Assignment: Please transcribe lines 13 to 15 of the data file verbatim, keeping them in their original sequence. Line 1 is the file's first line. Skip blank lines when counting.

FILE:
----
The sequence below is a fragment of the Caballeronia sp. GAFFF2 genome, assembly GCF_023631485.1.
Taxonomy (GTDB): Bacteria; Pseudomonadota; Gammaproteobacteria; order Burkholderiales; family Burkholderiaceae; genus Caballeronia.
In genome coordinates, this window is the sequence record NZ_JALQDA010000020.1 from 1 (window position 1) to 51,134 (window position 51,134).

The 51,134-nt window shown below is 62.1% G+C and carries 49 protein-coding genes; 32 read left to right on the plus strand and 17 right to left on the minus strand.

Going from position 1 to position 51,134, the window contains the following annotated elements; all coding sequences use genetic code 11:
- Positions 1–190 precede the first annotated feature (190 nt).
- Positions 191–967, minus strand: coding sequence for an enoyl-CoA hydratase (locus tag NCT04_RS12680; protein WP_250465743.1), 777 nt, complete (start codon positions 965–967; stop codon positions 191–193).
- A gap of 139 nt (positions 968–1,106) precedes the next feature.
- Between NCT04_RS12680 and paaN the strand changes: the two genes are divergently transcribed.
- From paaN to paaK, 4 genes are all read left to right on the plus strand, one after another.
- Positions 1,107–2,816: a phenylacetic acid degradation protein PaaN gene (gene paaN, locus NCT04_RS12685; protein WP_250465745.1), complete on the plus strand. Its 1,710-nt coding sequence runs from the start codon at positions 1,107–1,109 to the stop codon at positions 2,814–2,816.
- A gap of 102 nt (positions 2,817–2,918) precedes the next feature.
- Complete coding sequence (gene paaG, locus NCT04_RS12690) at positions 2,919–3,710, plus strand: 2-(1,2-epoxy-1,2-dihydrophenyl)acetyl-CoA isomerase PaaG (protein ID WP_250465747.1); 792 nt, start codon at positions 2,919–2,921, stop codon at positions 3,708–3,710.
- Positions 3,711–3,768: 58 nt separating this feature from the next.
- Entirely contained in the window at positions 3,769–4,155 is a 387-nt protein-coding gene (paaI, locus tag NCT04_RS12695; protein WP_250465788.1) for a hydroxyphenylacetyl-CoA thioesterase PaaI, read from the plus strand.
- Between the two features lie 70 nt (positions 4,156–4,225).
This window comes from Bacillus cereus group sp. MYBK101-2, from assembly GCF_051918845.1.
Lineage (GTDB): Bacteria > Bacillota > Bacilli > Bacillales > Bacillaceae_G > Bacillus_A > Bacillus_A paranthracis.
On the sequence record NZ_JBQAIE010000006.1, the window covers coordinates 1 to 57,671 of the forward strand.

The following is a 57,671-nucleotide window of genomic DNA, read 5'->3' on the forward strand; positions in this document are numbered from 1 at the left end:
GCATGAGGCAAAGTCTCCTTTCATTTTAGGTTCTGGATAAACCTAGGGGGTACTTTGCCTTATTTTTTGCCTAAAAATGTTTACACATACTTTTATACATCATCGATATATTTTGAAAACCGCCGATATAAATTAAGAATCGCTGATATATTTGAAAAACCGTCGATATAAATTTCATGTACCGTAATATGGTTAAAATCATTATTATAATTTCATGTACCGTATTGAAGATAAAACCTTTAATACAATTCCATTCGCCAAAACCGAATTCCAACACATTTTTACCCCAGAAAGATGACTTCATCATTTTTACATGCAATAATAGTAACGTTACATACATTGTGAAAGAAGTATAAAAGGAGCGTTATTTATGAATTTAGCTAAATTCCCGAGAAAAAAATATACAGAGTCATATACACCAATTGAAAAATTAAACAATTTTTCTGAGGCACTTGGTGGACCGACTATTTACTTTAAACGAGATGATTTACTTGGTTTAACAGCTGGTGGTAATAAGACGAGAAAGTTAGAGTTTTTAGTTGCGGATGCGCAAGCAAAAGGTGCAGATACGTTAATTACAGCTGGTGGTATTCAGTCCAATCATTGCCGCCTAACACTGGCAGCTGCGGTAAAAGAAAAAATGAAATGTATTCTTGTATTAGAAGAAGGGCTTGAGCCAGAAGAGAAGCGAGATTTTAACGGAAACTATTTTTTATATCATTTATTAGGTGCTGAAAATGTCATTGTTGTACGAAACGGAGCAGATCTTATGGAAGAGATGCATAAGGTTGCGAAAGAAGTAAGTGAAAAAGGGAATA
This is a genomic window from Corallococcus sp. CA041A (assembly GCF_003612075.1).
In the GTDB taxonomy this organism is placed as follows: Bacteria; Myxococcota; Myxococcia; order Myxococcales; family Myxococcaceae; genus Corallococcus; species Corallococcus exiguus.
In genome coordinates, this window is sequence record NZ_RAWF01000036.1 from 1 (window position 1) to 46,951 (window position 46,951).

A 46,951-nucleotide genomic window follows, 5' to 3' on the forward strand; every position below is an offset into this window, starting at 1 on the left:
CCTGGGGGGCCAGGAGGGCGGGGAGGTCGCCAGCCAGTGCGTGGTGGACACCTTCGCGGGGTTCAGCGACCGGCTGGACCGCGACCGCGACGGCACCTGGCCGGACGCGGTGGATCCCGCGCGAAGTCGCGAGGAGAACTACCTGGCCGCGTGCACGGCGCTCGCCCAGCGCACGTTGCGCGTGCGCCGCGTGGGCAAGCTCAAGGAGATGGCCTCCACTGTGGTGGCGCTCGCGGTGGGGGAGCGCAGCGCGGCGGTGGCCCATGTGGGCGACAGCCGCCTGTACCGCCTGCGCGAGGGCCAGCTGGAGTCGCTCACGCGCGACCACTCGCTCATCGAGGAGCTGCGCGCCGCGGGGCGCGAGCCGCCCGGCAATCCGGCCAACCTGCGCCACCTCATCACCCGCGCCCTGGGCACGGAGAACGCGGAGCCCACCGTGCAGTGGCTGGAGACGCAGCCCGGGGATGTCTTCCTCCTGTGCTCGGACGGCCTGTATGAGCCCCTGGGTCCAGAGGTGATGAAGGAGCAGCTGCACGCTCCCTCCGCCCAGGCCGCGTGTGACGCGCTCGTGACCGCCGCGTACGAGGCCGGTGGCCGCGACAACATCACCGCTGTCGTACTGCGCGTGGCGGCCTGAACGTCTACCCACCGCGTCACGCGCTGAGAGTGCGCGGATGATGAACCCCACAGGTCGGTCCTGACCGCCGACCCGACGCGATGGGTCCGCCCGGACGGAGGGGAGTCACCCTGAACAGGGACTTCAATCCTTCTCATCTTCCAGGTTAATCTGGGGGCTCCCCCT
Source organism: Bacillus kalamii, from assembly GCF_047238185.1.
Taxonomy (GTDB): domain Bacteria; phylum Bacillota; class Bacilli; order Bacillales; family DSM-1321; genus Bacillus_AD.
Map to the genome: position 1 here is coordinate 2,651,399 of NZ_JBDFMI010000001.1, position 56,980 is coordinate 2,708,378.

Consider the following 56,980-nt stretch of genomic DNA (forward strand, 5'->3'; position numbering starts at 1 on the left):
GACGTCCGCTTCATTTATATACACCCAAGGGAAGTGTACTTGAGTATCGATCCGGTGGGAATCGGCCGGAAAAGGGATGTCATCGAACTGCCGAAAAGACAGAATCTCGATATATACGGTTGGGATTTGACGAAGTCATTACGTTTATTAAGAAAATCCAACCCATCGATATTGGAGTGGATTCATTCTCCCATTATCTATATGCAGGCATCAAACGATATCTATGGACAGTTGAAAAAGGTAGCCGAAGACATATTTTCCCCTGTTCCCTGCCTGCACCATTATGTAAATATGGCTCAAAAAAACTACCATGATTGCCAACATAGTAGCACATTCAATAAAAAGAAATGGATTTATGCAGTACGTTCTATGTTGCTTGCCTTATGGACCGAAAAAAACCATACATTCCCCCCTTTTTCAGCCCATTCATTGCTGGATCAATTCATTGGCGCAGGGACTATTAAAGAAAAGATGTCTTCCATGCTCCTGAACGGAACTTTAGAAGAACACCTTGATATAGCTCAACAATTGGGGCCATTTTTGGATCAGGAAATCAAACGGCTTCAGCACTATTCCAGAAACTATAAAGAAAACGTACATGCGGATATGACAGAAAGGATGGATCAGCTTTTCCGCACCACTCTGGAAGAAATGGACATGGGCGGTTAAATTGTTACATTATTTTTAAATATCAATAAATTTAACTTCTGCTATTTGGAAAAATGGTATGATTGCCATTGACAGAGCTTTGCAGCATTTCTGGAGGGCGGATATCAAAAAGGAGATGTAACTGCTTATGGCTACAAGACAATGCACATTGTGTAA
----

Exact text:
- Complete coding sequence (gene paaG, locus NCT04_RS12690) at positions 2,919–3,710, plus strand: 2-(1,2-epoxy-1,2-dihydrophenyl)acetyl-CoA isomerase PaaG (protein ID WP_250465747.1); 792 nt, start codon at positions 2,919–2,921, stop codon at positions 3,708–3,710.
- Positions 3,711–3,768: 58 nt separating this feature from the next.
- Entirely contained in the window at positions 3,769–4,155 is a 387-nt protein-coding gene (paaI, locus tag NCT04_RS12695; protein WP_250465788.1) for a hydroxyphenylacetyl-CoA thioesterase PaaI, read from the plus strand.